Interview with Dan Kurani – co-founder of thumb





Thumb is a the mobile social network for instant opinions from real people. Thumb claim that users get close to 50 responses to their queries within the first five minutes of submitting a question and that their monthly average user spends over 4 hours (240 minutes) on the app each month.

Below a brief interview with  Dan Kurani, CEO and Founder of Thumb


How did you come up with the Thumb app, where did the idea come from?

A few years ago a family member was getting ready to propose and sent a picture of a ring out in a group email to get everyone’s feedback. I immediately responded with my thoughts, but noticed that it took everyone else on the chain much longer to respond. I started to think about how important it is for people to get instant feedback on important decisions, and from this I came up with the vision for an app that helped people get tons of advice and opinions instantly when making important decisions. From this, Thumb was born.


Why has Thumb been so addictive for its users, and how does it differentiate itself from other social networks?

The popularity of our product stems from the fact that humans seek answers to their questions (i.e., information, opinions, advice, and knowledge) in every phase of their lives; they seek answers to drive trivial as well as important decisions – literally thousands of times each day.

We’ve also found that users on Thumb feed off of the overwhelming response they get from the community. Our users genuinely enjoy being able to help people by answering their questions, and in turn seeing feedback to their queries pour in. Thumb is different from other social networks because users come here to get unbiased opinions from people who aren’t necessarily part of their existing social graph. Thumb has been successful by creating the most focused, intent-driven network possible. Thumb perfected a single concept – instant opinions – that resonated with users off the bat, rather than trying to quickly scale or offer too many features. As a result, Thumb has an extremely strong community that spends over 4 hours a month on the app.

What have you learned from your users as you have built the platform, how has this changed Thumb?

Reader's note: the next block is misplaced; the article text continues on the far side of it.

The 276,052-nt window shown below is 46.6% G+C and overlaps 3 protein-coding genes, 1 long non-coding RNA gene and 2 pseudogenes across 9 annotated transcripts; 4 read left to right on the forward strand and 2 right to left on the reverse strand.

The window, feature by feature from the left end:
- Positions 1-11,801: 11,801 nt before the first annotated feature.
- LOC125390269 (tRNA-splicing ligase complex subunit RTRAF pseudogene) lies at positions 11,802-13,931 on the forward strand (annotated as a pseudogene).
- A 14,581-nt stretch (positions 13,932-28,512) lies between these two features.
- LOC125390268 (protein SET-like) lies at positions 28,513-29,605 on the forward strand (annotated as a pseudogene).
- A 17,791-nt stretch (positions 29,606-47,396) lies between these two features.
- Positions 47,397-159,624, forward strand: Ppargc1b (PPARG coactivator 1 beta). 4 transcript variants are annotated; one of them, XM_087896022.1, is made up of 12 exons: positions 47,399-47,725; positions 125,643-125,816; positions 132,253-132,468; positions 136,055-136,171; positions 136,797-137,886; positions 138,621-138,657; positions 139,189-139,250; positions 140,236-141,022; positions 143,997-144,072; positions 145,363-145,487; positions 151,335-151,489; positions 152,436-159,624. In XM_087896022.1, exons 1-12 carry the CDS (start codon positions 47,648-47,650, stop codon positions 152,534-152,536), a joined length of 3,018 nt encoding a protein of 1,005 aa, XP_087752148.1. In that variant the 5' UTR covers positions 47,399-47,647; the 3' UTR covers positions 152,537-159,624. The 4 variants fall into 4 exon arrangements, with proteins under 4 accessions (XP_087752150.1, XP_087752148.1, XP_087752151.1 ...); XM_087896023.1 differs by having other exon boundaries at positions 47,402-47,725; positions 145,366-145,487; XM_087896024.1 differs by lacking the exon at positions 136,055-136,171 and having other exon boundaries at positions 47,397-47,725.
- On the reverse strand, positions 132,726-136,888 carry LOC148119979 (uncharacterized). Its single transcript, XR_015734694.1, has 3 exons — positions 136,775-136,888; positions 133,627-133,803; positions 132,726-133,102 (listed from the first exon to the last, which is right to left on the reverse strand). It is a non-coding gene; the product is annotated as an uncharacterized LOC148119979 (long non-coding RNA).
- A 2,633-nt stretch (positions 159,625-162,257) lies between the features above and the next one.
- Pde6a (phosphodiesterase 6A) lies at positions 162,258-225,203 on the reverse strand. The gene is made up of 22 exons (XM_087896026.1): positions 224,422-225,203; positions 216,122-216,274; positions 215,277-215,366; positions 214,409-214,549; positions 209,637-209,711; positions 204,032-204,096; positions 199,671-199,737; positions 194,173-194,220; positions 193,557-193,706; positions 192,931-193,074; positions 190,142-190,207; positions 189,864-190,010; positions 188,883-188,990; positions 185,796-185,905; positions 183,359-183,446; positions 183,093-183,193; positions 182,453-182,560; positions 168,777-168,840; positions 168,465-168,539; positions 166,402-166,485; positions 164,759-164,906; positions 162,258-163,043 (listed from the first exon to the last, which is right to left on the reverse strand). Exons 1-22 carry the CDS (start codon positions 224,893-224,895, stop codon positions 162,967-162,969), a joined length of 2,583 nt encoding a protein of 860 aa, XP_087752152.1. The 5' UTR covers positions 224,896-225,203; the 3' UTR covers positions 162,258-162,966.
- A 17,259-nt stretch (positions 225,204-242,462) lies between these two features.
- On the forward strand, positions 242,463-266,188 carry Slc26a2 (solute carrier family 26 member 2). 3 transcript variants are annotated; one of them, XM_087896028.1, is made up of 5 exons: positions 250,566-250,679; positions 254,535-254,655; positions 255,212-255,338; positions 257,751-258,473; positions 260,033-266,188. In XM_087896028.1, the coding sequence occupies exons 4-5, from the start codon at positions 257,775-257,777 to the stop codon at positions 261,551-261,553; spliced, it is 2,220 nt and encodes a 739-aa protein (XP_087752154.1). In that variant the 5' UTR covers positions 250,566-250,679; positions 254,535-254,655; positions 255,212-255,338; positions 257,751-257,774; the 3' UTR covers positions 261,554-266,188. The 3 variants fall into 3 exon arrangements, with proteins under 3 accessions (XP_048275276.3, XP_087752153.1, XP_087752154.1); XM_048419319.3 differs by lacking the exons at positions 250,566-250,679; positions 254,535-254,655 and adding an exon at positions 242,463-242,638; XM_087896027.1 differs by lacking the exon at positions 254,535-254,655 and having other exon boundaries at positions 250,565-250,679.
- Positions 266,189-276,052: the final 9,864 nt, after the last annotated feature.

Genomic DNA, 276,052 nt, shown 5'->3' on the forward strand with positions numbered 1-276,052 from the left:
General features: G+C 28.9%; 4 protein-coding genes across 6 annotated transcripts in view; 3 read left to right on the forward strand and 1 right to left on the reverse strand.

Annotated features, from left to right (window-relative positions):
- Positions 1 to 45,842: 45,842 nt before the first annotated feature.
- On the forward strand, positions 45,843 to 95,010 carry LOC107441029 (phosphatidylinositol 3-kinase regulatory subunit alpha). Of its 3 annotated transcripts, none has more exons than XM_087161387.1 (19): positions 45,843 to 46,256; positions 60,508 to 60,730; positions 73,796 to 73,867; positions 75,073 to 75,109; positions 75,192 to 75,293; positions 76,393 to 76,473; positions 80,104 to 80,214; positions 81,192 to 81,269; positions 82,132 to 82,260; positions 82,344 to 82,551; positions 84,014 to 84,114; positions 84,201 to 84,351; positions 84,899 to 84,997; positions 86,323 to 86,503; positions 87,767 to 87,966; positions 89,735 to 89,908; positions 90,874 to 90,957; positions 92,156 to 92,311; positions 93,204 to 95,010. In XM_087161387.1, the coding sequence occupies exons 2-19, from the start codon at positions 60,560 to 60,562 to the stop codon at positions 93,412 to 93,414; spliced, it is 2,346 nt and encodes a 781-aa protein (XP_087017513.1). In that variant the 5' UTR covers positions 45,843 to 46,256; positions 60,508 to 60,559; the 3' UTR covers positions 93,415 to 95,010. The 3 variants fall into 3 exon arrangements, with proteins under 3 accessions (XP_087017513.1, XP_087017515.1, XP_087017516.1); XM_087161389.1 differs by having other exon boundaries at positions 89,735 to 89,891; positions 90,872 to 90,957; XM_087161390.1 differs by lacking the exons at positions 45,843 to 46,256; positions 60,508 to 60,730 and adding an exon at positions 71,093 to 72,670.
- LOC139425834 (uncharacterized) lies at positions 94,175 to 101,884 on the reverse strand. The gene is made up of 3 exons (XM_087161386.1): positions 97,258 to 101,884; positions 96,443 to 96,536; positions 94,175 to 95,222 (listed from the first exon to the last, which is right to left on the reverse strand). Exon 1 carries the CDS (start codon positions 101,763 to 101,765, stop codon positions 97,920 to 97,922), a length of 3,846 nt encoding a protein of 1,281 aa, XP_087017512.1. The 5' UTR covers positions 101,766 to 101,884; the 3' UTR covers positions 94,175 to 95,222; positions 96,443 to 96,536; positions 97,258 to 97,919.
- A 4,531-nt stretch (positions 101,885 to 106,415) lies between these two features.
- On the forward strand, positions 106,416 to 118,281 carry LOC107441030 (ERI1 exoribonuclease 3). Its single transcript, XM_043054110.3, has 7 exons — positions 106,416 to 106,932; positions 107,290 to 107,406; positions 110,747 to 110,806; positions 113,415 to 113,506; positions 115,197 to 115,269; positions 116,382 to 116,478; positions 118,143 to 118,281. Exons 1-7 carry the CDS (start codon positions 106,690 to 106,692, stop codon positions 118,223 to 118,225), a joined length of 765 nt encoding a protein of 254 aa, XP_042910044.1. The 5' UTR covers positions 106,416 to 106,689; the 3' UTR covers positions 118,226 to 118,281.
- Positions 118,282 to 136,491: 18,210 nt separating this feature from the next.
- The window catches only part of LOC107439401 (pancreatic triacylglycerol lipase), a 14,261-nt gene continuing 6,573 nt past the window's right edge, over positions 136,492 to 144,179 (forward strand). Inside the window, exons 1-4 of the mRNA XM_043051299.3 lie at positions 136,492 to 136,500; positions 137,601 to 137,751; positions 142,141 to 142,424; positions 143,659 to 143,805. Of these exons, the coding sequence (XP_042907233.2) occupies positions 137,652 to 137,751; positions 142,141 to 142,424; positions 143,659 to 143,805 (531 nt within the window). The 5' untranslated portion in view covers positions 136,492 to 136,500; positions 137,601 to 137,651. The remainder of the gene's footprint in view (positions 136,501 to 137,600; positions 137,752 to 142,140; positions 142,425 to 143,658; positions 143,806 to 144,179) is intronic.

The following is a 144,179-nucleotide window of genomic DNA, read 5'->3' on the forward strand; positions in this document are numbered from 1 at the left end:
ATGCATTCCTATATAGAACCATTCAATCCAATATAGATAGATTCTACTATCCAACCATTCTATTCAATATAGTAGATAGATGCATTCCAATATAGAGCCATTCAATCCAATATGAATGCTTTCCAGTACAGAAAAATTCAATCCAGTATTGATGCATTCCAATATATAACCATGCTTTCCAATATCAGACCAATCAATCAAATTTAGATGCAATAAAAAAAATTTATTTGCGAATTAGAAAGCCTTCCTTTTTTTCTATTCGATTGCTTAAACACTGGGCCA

When we first launched Thumb, we thought it would be an app that people used strictly to make point of purchase decisions. We were shocked when we saw that people were using the app to ask questions about virtually anything imaginable. After we saw that our community wanted to use Thumb to communicate with people and get feedback on any question, we saw that there was a lot of value in this and have continued to streamline the app over the past two years to match what users have told us they love most about the app.

What do you consider the most powerful thing about the Thumb community?

Thumb treats every single question like it matters, so people use it in their daily lives. Two specific elements augment this. 1) The app’s real time nature, and 2) The insane amount of responses that pour in to each question asked. Other social networks like Facebook and Twitter operate in real time, but neither of those have the power to give users between 50-100 responses from real people within ten minutes or less.

How are ‘Thumbs’ different from other social media measures of sentiment, such as the ‘Like’ or ‘Retweet’?

‘Thumbs’ go a step further from the ‘like’ which only expresses sentiment in the positive direction. ‘Thumbs’ allow users to denote both positive and negative feelings towards anything imaginable, and beyond just showing interest – as with a ‘retweet’ – ‘Thumbs’ actually capture the user’s opinion as well. ‘Likes’ and ‘retweets’ as good measures of interest, but not capable of revealing the actual opinion based sentiment of ‘Thumbs.’

Thumb is available on Android and iOS, check it out here:


About Dan Kurani

Dan is the founder and CEO of Thumb, the mobile social network for instant opinions from real people. Prior to launching Thumb in 2010, Dan Kurani spent the last 10 years as President/CEO of Kurani Interactive, a multi-million dollar digital development firm that worked with Fortune 500 brands like Nike and Universal Studios.